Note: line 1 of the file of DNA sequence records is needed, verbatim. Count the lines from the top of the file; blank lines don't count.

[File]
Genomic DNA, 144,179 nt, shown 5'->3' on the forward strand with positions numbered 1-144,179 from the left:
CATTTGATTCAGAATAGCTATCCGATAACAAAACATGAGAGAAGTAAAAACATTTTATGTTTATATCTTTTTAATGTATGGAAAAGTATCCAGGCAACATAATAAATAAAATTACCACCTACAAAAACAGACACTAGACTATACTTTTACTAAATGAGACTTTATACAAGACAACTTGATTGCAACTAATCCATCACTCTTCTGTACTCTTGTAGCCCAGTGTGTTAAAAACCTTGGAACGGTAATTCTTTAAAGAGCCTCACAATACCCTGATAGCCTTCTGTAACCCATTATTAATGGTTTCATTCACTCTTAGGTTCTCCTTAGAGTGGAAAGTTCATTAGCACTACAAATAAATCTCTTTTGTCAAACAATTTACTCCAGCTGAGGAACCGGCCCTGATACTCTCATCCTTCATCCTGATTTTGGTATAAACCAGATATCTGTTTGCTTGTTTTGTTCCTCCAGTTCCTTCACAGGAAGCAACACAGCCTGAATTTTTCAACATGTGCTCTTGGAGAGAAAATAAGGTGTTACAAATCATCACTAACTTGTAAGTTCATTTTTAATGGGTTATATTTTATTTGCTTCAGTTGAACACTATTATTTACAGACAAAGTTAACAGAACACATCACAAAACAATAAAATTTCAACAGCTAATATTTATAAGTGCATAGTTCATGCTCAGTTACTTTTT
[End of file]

Genomic DNA, 144,179 nt, shown 5'->3' on the forward strand with positions numbered 1-144,179 from the left: